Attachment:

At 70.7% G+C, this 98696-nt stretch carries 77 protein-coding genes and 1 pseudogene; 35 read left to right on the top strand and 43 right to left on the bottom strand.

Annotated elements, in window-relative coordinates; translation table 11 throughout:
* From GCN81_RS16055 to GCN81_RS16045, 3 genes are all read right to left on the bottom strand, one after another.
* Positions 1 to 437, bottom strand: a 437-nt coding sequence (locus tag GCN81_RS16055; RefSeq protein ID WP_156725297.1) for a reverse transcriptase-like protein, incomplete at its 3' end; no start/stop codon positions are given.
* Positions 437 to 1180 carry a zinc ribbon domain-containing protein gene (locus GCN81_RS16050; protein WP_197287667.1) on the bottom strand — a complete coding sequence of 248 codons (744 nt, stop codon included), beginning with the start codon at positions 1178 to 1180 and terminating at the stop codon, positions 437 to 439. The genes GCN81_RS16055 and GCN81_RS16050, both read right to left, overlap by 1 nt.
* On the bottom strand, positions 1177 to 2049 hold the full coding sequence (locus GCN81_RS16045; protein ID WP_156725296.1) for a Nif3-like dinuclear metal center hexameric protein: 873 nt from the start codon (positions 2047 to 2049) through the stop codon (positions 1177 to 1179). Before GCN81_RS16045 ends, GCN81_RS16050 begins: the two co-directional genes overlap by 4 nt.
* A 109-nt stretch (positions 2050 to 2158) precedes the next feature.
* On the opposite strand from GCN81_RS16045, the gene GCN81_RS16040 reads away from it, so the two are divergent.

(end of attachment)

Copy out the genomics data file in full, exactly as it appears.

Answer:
At 70.7% G+C, this 98696-nt stretch carries 77 protein-coding genes and 1 pseudogene; 35 read left to right on the top strand and 43 right to left on the bottom strand.

Annotated elements, in window-relative coordinates; translation table 11 throughout:
* From GCN81_RS16055 to GCN81_RS16045, 3 genes are all read right to left on the bottom strand, one after another.
* Positions 1 to 437, bottom strand: a 437-nt coding sequence (locus tag GCN81_RS16055; RefSeq protein ID WP_156725297.1) for a reverse transcriptase-like protein, incomplete at its 3' end; no start/stop codon positions are given.
* Positions 437 to 1180 carry a zinc ribbon domain-containing protein gene (locus GCN81_RS16050; protein WP_197287667.1) on the bottom strand — a complete coding sequence of 248 codons (744 nt, stop codon included), beginning with the start codon at positions 1178 to 1180 and terminating at the stop codon, positions 437 to 439. The genes GCN81_RS16055 and GCN81_RS16050, both read right to left, overlap by 1 nt.
* On the bottom strand, positions 1177 to 2049 hold the full coding sequence (locus GCN81_RS16045; protein ID WP_156725296.1) for a Nif3-like dinuclear metal center hexameric protein: 873 nt from the start codon (positions 2047 to 2049) through the stop codon (positions 1177 to 1179). Before GCN81_RS16045 ends, GCN81_RS16050 begins: the two co-directional genes overlap by 4 nt.
* A 109-nt stretch (positions 2050 to 2158) precedes the next feature.
* On the opposite strand from GCN81_RS16045, the gene GCN81_RS16040 reads away from it, so the two are divergent.